MultiCulturalSington – the sad and happy tale of L7

MultiCulturalSington - the sad and happy tale of L7

If you did not know Kensington and Fairfield, based in Liverpool, as an area or community very well then don’t believe everything you hear or read. It’s probably a load of bollocks, so please carry on reading anyway.

By Steve Faragher
Photographs by Steve Lamb

Just to set the scene, I’ve lived and worked in this area since the early 1990s so I hope what I write can be considered a reliable and accurate source.

What I think I would like to write about is that everything in the garden is rosy, United Colours of Kensington, MultiCulturalSington, but it isn’t that, well not yet.


After the Labour Government designated the area a ‘New Deal for Communities’ and sunk £62.5 million into the area from 2000 to 2010 you would have thought it might be better, but it isn’t. With all this money sloshing around the area you might be mystified why I feel there hasn’t been any tangible regeneration or real change.

If we go back before the money arrived it’s worth saying that for many years the area had become run down, poor and disadvantaged and had become a dumping ground for some of the city’s problems, consequently there occurred high levels of hard drug addiction, loss of several big industries and a consequent loss of aspirations.

Another thing you need to know is the area was a monoculture, almost exclusively white too, with only 5% BME population. One of the other big factors was that the housing was cheap, it had shifted from an area where the aspirational (younger) people got on the housing ladder, people bought their first home making enough money on this first home to buy a house in a more prosperous suburb. But the cheap houses made it somewhere that private and social landlords could buy cheap houses, rent them out and make a quick buck. Added to this, drug related criminality was on the rise too. People usually ended up here through poverty not choice. With that as the starting point, the New Deal money was supposed to solve these problems. Nice idea on paper.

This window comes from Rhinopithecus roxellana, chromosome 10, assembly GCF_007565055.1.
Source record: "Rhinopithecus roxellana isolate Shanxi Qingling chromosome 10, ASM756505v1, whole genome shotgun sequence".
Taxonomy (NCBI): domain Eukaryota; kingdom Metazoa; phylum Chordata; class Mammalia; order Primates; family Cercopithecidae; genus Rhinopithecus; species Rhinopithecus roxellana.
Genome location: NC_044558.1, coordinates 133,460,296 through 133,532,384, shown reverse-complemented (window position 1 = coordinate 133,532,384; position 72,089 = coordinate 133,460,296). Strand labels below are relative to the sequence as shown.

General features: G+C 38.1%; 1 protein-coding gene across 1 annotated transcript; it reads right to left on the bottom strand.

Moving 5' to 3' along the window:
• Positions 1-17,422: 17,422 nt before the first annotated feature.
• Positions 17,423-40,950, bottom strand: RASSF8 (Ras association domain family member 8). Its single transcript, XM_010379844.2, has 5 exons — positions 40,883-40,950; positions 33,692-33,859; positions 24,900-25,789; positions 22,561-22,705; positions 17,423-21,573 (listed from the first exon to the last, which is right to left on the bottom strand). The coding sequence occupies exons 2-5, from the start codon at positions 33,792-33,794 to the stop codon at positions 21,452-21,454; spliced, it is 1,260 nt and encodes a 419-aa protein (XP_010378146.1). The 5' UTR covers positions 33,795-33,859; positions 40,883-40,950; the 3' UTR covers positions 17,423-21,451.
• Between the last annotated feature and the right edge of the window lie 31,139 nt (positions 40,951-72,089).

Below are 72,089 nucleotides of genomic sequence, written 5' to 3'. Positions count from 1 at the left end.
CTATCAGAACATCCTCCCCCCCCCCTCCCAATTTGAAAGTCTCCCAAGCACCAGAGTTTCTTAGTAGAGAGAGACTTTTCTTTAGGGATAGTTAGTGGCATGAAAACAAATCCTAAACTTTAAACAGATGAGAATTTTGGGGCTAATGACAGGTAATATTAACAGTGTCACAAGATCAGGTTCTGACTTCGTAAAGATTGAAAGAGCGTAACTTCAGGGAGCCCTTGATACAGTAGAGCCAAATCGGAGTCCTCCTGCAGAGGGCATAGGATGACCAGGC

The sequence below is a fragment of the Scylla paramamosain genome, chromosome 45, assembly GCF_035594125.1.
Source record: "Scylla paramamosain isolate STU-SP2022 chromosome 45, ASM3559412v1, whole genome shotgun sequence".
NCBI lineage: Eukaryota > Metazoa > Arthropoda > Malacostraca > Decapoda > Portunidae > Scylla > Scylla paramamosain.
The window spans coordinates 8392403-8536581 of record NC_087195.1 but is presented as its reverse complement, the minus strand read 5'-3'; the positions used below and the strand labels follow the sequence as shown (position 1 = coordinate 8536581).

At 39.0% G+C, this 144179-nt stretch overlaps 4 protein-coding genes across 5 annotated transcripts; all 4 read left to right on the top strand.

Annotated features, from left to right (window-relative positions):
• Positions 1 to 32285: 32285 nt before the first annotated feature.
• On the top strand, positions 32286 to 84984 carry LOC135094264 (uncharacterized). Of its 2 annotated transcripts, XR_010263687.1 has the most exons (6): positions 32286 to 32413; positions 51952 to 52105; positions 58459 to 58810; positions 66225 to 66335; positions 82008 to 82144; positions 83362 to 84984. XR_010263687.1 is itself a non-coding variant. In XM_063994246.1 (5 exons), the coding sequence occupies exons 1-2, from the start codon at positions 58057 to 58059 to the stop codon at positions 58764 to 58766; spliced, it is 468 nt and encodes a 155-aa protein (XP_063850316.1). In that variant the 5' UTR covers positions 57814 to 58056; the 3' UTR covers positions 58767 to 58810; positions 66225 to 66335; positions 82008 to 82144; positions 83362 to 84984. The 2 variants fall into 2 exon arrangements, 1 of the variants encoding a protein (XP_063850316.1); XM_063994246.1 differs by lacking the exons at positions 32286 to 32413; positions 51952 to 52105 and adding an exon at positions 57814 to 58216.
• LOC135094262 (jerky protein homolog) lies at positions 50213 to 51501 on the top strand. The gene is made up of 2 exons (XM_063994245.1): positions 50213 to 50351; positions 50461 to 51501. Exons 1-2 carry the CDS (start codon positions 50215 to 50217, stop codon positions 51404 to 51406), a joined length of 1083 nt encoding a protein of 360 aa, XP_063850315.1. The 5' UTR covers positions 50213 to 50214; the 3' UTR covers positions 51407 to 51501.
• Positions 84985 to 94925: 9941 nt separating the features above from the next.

So what happened next came as a shock to a lot of people from the area; the redistribution of migrants and changes in Housing Benefit laws meant that many landlords found it far more profitable to have refugees and asylum seekers as tenants, rather than indigenous people.

In a very short time the BME population rose to 25% and the area began to become more culturally diverse and mixed. One of the first effects of this change was that the area started to look and feel different. I felt it began to feel safer (to me at least).

Liverpool Community Radio – Photograph by Steve Lamb

A part of the New Deal money was ploughed into developing this diversity under the banner “United Colours of Kensington”. It was a typical white middle class response, primarily by people who themselves weren’t from and did not live in the area. I feel this had a big effect on some of the negative response to the new communities in Kensington and Fairfield. I also blame the Labour Government at the time for not communicating about the redistribution of people to places like Kensington. This ‘Information Vacuum’ and the belief that anyone asking questions about influxes of strangers was in some way racist (remember the 2010 overheard Gordon Brown conversation in the General Election).